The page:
I recently attended and presented at the east coast version of the Jenkins User Conference held this year in Washington, DC. The weather certainly fit the theme of the conference: The heat was continuous. The humidity was fully integrated with the heat. And, most importantly as you can see above, SWAG was out in full force.
Right from the opening keynote by the founder of Jenkins, Kohsuke Kawaguchi, this conference was jam-packed with all the latest capabilities of Jenkins, including discussions around the new capabilities like workflow, and several sessions on Linux containers, micro-servi...
As virtualized and cloud systems are so prevalent and integral to data storage, the need to migrate data from a legacy storage system to a virtual or cloud-based one is inevitable. But, here’s the rub: migrating data is a lot harder than you might think, despite all the marketing noise about smooth transitions, ease-of-use, and turnkey solutions.
While the term ‘cloud’ means many things to many people, I believe it refers to a large-scale virtualized data center that has numerous clusters of VMware or other hypervisor host servers connected to a SAN storage farm with petabytes of data.
Containers have changed the mind of IT in DevOps. They enable developers to work with dev, test, stage and production environments identically. Containers provide the right abstraction for microservices and many cloud platforms have integrated them into deployment pipelines. DevOps and Containers together help companies to achieve their business goals faster and more effectively.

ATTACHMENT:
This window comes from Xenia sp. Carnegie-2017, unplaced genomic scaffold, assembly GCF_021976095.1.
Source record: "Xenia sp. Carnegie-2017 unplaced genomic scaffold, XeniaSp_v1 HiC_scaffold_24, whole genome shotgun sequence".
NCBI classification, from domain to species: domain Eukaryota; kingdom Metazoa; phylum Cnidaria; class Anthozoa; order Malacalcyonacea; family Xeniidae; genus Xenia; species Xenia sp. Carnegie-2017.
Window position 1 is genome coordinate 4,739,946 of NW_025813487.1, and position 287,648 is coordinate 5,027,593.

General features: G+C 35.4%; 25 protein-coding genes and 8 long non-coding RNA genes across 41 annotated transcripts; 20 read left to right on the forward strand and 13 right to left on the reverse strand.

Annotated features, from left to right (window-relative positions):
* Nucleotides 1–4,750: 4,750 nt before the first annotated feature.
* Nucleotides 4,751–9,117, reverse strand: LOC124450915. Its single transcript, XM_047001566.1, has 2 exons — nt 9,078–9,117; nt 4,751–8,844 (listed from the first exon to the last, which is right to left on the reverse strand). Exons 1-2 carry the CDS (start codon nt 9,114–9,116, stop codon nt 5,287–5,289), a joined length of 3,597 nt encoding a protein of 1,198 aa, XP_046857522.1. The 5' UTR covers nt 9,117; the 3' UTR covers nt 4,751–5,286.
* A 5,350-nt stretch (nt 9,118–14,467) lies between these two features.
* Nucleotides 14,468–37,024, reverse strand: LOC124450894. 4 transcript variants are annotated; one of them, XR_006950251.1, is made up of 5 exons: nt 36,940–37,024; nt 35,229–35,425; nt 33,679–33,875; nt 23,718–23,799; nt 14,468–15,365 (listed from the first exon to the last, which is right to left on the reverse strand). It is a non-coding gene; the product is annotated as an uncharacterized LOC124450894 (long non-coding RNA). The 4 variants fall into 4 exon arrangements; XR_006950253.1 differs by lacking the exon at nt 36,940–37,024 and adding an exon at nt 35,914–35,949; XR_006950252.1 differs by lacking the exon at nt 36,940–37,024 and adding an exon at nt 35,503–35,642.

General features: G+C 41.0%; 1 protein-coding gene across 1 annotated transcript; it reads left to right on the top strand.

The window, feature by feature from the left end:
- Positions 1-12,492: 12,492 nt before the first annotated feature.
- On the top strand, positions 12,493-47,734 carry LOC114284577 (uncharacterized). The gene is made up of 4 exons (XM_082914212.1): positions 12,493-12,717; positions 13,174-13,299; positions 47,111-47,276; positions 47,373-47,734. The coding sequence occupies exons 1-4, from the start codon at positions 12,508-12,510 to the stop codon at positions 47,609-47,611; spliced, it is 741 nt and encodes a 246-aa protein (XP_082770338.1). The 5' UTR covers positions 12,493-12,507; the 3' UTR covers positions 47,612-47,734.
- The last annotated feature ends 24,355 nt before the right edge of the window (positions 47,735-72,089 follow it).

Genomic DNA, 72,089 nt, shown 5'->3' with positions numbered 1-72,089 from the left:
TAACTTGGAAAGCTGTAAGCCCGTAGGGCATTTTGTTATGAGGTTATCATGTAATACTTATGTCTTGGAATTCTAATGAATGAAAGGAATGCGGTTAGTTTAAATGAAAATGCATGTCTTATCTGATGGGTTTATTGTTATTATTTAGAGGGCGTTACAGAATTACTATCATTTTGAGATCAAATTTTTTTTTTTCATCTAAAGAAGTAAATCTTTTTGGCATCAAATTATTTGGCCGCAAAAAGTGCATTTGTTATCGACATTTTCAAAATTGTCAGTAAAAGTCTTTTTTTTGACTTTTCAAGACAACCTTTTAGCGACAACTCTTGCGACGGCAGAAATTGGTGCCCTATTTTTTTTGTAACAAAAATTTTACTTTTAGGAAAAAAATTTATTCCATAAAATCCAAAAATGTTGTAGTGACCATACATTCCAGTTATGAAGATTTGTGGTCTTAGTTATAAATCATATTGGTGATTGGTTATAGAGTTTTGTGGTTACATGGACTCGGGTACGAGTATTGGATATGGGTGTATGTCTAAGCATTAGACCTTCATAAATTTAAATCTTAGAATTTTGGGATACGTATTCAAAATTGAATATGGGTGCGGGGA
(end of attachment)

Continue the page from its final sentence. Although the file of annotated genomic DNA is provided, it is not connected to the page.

In his session at DevOps Summit, Ruslan Synytsky, CEO and Co-founder of Jelastic, reviewed the current landscape of DevOps with containers. In addition, he will discuss known issues and solutions for enterprise appl...
We had over 300 conversations about Cloud Monetization at Cloud Expo just a few weeks ago. What was more surprising was the fact that Cloud Monetization is not something new that is revolutionizing the industry, but a natural need of the market. Imagine that you came up with the new cake recipe. It doesn’t change the fact that people need to eat!
Moving on from cakes to the cloud, here are some observations from Cloud Expo.
The causality question behind Conway’s Law is less about how changing software organizations can lead to better software, but rather how companies can best leverage changing technology in order to transform their organizations.
Hints at how to answer this question surprisingly come from the world of devops – surprising because the focus of devops is ostensibly on building and deploying better software more quickly. Be that as it may, there’s no question that technology change is a primary facilitator and driving force for the devops cultural and organizational shifts.
This week we're attending SYS-CON Event's DevOps Summit in New York City. It's a great conference and energy behind DevOps is enormous. Thousands of attendees from every company you can imagine are focused on automation, the challenges of DevOps, and how to bring greater agility to software delivery.
But, even with the energy behind DevOps there's something missing from the movement. For all the talk of deployment automation, continuous integration, and cloud infrastructure I'm still not seeing an adequate roadmap for how DevOps aligns with the larger organization. DevOps is about deliver...